Kentucky

In Ky. case, Supreme Court says immigrant defendants entitled to deportation advice

WASHINGTON — Immigrants are entitled to accurate legal advice on the potential for deportation if they plead guilty to a crime, the U.S. Supreme Court ruled Wednesday in a Kentucky case that could affect the nation's more than 12.8 million legal immigrants.

The case, Padilla v. Kentucky, focused on José Padilla, a Honduran-born immigrant who faces deportation after pleading guilty to felony marijuana trafficking. Padilla isn't the so-called "dirty bomber," a U.S. citizen of the same name convicted of conspiring to aid terrorists.

In a 7-2 decision, the Supreme Court backed Padilla's position and reversed the judgment of the Kentucky Supreme Court, which had ruled that the Sixth Amendment's guarantee of competent legal counsel doesn't protect defendants from incorrect deportation advice because deportation is a "collateral" consequence of conviction.

The justices left it to a lower court to determine whether Padilla's guilty plea should be thrown out.

"It is our responsibility under the Constitution to ensure that no criminal defendant — whether a citizen or not — is left to the 'mercies of incompetent counsel,' " Justice John Paul Stevens wrote in the majority opinion. "To satisfy this responsibility, we now hold that counsel must inform her client whether his plea carries a risk of deportation."

Although Justice Samuel Alito agreed with the court's majority opinion, he expressed concerns that requiring criminal defense attorneys not well-versed in immigration law to advise clients about the consequences of a guilty plea could "lead to much confusion and needless litigation."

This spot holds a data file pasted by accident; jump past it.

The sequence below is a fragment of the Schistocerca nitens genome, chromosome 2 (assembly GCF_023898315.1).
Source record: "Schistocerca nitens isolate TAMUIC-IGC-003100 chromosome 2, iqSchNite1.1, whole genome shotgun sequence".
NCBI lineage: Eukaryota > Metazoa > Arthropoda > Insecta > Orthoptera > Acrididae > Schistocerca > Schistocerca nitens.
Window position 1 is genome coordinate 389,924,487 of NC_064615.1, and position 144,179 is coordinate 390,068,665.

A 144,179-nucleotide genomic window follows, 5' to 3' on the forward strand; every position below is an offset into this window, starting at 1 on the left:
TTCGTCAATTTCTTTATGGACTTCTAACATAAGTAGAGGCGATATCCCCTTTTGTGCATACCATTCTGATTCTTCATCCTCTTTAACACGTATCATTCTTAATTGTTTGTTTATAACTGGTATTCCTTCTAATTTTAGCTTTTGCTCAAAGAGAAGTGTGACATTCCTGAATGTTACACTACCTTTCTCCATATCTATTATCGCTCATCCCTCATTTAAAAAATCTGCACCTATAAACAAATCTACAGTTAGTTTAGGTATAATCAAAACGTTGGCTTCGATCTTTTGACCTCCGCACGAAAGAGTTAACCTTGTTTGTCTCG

Justice Antonin Scalia, in writing the dissent, agreed with Alito's concerns.

"In the best of all possible worlds, criminal defendants contemplating a guilty plea ought to be advised of all serious collateral consequences of conviction, and surely ought not to be misadvised," Scalia wrote. "The Constitution, however, is not an all-purpose tool for judicial construction of a perfect world: and when we ignore its text in order to make it that, we often find ourselves swinging a sledge where a tack hammer is needed."

In 2001, Padilla, a Vietnam War veteran, truck driver and legal permanent U.S. resident for 40 years, was pulled over at a Kentucky weigh station and arrested when Styrofoam boxes containing 1,033 pounds of marijuana were found in his 18-wheeler. Padilla was charged with several state crimes and felony drug trafficking. He originally pleaded not guilty but was detained for a year pending investigation of possible deportation.

The following year, Padilla agreed to a plea agreement of reduced prison time after his court-appointed attorney told him that a guilty plea wouldn't affect his immigration status. That advice was wrong.

Padilla was sentenced to five years in prison and five years of probation and now faces deportation.

Stephen Kinnaird, who argued the case for Padilla to the Supreme Court, said the decision recognizes "the increased intertwining of criminal and immigration law."

"This should avert many of the tragedies that occur when lawful permanent residents are not advised that a guilty plea, even to minor criminal offenses, would result in their immediate deportation," he said.

Justice Stevens said he doubted whether the decision will affect old plea bargains for immigrants. Twenty-one states and the District of Columbia already require their trial courts to advise defendants of possible immigration consequences of guilty pleas, Stevens said.

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